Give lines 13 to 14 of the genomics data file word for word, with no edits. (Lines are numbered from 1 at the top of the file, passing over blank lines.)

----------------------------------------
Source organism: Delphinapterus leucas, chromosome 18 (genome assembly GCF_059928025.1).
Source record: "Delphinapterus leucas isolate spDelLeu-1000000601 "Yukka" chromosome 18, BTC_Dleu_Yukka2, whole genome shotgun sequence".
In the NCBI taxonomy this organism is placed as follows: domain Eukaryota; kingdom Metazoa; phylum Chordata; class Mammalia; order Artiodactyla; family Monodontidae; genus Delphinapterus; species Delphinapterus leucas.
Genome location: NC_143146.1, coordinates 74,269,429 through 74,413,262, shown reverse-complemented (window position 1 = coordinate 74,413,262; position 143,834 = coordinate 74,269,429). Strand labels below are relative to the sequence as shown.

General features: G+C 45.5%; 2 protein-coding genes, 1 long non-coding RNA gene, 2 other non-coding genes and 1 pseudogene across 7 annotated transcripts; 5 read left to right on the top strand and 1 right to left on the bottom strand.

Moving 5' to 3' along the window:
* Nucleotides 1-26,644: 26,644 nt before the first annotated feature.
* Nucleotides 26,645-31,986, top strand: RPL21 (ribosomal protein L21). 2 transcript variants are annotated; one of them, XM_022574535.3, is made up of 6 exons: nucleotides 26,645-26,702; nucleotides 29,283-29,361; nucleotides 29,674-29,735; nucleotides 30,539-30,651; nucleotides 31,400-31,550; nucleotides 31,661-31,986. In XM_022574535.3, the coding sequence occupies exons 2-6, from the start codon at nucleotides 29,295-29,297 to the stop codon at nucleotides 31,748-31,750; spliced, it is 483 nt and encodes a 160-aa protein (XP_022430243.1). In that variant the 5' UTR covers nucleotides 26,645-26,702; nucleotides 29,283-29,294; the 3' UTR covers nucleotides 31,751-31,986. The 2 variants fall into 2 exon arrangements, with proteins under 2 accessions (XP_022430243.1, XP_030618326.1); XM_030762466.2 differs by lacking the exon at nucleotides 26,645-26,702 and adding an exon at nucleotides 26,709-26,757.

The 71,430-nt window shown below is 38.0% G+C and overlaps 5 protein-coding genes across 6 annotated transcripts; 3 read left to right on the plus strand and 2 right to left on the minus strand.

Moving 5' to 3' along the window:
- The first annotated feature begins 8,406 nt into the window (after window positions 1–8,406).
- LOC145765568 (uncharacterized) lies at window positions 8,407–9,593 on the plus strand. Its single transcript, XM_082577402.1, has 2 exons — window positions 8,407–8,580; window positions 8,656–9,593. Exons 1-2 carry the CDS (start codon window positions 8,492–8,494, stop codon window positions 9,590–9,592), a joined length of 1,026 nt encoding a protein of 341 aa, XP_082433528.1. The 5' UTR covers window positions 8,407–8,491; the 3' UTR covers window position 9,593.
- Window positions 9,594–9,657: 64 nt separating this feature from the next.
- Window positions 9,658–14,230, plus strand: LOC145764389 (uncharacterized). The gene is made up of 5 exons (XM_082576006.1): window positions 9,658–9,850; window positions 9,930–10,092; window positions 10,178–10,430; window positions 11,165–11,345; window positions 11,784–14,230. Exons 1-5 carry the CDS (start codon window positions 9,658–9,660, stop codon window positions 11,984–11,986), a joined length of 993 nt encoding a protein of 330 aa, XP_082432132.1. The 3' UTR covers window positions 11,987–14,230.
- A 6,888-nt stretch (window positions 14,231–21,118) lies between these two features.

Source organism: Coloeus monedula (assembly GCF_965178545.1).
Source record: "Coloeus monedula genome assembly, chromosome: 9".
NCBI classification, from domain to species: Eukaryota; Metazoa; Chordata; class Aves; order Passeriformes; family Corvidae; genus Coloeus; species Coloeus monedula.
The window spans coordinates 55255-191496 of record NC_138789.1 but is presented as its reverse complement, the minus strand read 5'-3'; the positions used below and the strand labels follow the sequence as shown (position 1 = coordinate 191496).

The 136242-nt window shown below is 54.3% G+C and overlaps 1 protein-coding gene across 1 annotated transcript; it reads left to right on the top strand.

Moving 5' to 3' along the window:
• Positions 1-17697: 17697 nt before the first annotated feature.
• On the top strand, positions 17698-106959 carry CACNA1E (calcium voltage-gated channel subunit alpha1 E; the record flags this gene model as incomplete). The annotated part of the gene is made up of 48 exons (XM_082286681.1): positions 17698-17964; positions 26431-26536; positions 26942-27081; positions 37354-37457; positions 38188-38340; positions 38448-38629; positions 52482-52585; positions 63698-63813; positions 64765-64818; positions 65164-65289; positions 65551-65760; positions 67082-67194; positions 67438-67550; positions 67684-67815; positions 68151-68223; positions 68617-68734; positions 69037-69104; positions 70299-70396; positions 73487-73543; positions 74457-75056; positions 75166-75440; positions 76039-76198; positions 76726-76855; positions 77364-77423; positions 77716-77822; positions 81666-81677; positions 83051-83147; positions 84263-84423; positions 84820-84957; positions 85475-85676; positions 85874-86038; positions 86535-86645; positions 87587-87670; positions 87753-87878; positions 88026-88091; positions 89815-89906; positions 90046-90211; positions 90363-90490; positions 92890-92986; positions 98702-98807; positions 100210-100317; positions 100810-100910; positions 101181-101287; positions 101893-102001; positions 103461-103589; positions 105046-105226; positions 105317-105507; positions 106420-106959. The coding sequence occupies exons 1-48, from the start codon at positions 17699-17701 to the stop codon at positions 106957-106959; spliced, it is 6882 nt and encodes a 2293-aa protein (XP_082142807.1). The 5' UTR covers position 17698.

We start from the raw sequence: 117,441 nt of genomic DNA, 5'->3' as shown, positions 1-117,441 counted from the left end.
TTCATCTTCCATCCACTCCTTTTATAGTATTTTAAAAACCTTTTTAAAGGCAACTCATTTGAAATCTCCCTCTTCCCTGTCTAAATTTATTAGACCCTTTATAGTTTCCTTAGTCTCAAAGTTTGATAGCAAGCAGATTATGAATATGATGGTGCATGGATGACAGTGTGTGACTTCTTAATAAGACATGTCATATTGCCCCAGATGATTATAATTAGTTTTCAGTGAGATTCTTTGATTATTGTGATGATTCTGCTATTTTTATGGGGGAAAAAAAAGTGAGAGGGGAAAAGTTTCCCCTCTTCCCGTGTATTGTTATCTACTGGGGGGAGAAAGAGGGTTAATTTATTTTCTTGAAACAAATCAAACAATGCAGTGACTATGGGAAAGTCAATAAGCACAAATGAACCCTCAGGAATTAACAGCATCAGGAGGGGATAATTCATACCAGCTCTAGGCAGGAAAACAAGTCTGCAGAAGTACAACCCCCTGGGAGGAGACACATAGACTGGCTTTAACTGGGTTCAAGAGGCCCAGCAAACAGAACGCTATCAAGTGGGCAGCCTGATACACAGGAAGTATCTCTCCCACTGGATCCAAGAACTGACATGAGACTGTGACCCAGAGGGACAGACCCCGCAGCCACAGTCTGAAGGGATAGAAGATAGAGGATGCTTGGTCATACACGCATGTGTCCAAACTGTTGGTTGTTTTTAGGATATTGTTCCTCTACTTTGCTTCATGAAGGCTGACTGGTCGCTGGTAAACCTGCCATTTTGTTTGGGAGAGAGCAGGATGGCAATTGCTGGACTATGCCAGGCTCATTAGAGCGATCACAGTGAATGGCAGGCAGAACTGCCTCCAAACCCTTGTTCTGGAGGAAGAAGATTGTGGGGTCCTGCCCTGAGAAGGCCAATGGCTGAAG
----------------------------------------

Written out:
- Window positions 9,594–9,657: 64 nt separating this feature from the next.
- Window positions 9,658–14,230, plus strand: LOC145764389 (uncharacterized). The gene is made up of 5 exons (XM_082576006.1): window positions 9,658–9,850; window positions 9,930–10,092; window positions 10,178–10,430; window positions 11,165–11,345; window positions 11,784–14,230. Exons 1-5 carry the CDS (start codon window positions 9,658–9,660, stop codon window positions 11,984–11,986), a joined length of 993 nt encoding a protein of 330 aa, XP_082432132.1. The 3' UTR covers window positions 11,987–14,230.